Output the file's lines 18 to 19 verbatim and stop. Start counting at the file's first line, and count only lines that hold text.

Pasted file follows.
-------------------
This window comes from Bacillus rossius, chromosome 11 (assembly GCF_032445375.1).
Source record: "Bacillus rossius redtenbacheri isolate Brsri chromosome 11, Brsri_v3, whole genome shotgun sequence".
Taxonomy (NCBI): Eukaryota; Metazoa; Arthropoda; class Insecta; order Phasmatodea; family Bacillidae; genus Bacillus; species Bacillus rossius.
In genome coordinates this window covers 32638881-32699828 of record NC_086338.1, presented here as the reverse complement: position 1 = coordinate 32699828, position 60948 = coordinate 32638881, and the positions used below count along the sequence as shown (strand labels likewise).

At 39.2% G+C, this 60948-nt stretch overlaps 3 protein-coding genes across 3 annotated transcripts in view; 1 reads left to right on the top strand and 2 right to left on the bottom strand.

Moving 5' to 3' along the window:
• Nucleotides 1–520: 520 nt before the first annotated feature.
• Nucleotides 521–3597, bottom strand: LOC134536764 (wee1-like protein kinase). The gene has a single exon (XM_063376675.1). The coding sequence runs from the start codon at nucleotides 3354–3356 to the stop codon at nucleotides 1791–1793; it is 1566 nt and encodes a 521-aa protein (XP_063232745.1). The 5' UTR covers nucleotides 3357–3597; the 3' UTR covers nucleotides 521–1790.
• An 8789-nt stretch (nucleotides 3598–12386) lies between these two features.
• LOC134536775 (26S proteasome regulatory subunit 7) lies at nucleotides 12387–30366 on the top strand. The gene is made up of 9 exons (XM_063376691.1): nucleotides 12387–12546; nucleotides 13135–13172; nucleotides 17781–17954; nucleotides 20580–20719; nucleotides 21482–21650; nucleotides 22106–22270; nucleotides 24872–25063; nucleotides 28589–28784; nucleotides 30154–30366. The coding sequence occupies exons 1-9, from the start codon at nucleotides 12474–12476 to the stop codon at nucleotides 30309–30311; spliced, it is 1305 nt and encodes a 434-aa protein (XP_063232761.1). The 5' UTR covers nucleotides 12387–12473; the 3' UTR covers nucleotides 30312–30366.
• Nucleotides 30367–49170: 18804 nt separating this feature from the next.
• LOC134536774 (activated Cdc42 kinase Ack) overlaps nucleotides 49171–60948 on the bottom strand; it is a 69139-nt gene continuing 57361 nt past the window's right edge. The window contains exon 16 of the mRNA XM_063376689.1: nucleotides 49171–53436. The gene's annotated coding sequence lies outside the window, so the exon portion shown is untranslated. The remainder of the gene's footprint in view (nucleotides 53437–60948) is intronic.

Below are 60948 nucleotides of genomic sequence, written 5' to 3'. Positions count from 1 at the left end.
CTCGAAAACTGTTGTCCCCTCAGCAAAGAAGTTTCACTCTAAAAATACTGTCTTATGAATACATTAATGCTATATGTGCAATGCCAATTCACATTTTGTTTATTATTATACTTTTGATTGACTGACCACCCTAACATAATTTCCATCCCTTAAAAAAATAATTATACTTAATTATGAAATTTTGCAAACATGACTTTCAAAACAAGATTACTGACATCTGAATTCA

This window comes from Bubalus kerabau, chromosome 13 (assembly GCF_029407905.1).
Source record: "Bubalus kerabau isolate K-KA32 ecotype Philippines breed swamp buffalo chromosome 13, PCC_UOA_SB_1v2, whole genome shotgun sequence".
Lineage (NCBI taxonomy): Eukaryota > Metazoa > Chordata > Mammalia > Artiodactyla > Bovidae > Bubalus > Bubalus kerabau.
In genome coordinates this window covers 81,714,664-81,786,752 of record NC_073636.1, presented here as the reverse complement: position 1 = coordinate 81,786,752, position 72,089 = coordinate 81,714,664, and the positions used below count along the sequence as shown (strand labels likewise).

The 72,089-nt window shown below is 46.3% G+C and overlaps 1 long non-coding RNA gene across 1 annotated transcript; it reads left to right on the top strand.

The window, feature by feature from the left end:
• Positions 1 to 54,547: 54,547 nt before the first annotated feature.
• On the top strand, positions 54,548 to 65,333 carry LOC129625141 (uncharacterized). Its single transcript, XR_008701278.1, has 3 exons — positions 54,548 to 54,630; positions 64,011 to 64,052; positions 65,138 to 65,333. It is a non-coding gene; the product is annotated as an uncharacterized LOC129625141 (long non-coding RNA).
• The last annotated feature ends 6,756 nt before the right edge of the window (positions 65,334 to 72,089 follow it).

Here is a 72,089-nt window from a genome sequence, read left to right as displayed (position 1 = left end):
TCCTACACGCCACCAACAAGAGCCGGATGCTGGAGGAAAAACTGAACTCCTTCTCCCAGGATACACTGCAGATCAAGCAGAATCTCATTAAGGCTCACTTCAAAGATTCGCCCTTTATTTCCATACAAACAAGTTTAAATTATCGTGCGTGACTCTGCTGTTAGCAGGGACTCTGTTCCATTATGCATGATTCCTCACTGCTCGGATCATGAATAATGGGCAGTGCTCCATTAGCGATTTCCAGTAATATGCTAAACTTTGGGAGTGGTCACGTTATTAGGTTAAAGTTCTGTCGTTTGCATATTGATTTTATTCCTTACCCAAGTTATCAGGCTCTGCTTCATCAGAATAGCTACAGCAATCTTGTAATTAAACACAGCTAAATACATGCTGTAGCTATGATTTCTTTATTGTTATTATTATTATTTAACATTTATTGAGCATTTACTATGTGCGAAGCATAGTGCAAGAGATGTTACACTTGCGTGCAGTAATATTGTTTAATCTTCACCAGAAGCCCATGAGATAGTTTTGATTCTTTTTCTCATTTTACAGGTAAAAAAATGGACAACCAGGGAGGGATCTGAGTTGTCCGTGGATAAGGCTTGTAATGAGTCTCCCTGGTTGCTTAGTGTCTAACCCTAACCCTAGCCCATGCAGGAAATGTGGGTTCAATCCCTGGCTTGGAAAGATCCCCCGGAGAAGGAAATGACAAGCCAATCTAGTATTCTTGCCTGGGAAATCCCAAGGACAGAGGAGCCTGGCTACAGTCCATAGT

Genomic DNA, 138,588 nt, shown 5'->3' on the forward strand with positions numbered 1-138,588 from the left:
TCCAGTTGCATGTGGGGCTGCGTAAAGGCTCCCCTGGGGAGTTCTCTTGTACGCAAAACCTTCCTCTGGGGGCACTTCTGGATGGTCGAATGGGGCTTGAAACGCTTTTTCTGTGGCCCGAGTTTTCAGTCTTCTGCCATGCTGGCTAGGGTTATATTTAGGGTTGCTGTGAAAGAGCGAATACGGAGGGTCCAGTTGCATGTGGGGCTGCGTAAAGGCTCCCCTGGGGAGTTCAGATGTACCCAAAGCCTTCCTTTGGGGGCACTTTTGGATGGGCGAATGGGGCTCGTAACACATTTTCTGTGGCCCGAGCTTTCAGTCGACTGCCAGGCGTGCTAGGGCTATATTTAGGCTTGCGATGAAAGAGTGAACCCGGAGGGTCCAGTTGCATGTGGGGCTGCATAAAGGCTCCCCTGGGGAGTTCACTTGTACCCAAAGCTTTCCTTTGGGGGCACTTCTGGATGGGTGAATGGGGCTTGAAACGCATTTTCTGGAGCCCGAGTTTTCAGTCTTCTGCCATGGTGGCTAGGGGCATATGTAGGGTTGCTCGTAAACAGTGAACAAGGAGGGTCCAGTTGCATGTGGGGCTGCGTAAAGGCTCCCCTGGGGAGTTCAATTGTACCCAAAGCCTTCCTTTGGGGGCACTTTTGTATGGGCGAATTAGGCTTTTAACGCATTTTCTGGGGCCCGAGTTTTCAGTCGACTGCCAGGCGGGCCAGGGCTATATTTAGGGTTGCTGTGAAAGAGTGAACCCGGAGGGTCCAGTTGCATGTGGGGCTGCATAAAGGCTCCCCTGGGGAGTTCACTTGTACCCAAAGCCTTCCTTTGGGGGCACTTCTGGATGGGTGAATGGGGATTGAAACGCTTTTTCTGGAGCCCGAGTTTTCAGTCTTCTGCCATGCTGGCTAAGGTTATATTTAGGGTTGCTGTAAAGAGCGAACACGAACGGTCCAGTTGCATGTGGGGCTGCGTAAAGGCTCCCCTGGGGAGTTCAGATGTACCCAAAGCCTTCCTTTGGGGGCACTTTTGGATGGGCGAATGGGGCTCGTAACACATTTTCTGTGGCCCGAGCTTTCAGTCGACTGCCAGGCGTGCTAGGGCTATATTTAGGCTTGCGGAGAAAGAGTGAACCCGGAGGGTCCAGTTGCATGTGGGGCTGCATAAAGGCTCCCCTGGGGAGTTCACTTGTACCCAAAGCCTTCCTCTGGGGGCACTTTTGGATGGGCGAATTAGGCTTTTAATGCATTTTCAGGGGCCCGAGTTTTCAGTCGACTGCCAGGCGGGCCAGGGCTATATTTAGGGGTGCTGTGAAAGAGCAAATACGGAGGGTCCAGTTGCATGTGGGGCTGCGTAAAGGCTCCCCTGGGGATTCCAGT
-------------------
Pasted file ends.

In genome coordinates this window covers 81,714,664-81,786,752 of record NC_073636.1, presented here as the reverse complement: position 1 = coordinate 81,786,752, position 72,089 = coordinate 81,714,664, and the positions used below count along the sequence as shown (strand labels likewise).

The 72,089-nt window shown below is 46.3% G+C and overlaps 1 long non-coding RNA gene across 1 annotated transcript; it reads left to right on the top strand.